Schools heads and ZANU PF activists in rural areas are reportedly threatening absentee teachers with unspecified action if they do not report for duty.
Progressive Teachers Union of Zimbabwe (PTUZ) national co-ordinator Harison Mudzuri on Tuesday told NewsDay that the government has resorted to its default mode of using coercion and bullying tactics to force teachers to go to work without addressing their concerns.
Mudzuri however, maintained that no amount of intimidation would force teachers to go back to work until the government addresses the issue of incapacitation. Mudzuri said:
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We have so far received reports, especially from rural areas, of teachers who are being threatened with unspecified action by school heads and people from a certain political grouping for exercising their constitutional rights.
It is now clear that the government is determined to use the usual methodologies of bullying and coercion to open schools without any consideration of the teachers’ welfare and health or addressing their grievances.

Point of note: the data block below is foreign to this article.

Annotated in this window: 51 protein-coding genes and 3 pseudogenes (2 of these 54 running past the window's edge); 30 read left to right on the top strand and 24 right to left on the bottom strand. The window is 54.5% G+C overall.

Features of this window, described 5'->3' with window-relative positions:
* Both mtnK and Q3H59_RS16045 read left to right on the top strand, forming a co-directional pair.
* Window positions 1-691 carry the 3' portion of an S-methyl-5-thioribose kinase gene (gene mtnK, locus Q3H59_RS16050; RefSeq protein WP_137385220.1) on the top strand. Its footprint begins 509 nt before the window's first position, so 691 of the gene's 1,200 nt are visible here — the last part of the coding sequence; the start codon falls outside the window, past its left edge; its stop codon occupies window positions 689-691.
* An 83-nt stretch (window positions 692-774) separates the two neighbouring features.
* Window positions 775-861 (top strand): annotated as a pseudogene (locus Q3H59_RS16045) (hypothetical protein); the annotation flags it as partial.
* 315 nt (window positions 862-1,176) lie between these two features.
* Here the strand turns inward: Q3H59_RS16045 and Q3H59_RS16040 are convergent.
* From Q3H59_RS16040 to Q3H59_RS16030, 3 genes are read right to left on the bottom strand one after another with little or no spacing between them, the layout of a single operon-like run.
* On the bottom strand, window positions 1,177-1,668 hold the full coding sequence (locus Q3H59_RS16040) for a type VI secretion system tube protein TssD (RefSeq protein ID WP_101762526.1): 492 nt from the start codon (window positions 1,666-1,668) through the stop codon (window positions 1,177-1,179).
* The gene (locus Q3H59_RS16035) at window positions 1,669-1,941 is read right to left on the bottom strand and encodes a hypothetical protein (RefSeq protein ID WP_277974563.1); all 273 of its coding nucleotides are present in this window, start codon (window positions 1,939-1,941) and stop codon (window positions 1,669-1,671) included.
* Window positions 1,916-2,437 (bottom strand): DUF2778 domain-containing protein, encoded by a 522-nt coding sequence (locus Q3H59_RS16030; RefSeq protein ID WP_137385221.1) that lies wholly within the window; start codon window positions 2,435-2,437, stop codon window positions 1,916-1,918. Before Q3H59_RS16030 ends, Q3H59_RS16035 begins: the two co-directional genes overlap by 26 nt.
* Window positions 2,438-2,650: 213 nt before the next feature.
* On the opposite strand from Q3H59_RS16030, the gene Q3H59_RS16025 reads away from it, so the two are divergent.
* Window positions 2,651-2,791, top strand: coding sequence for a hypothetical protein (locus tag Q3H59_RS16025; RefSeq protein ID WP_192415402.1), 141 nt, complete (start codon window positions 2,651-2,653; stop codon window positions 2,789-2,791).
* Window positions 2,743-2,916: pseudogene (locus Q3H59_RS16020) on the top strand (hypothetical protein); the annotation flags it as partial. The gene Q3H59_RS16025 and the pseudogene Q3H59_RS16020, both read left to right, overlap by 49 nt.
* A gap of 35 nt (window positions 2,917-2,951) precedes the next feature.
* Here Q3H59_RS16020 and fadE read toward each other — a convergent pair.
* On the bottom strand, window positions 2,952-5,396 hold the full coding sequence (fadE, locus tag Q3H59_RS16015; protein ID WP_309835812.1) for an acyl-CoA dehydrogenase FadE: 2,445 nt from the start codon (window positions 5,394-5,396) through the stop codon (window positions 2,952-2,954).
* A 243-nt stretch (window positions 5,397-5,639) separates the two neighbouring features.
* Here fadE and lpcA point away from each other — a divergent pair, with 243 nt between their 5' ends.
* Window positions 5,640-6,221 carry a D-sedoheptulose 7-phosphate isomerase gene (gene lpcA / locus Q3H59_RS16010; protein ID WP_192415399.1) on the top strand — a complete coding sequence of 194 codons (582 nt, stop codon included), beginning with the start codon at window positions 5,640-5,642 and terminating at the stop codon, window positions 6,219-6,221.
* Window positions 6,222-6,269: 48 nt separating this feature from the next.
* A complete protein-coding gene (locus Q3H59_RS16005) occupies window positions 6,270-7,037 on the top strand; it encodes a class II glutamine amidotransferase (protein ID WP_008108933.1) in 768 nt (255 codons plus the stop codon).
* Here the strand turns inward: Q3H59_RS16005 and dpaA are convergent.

Cabinet announced yesterday that it had awarded a 10 per cent risk allowance for teachers while proposing a 40 per cent salary increase for civil servants which will result in the lowest-paid employee getting over $14 500.
Teachers have refused to take the offer, insisting on the restoration of their pre-October 2018 salaries which ranged between US$520 and US$550 per month.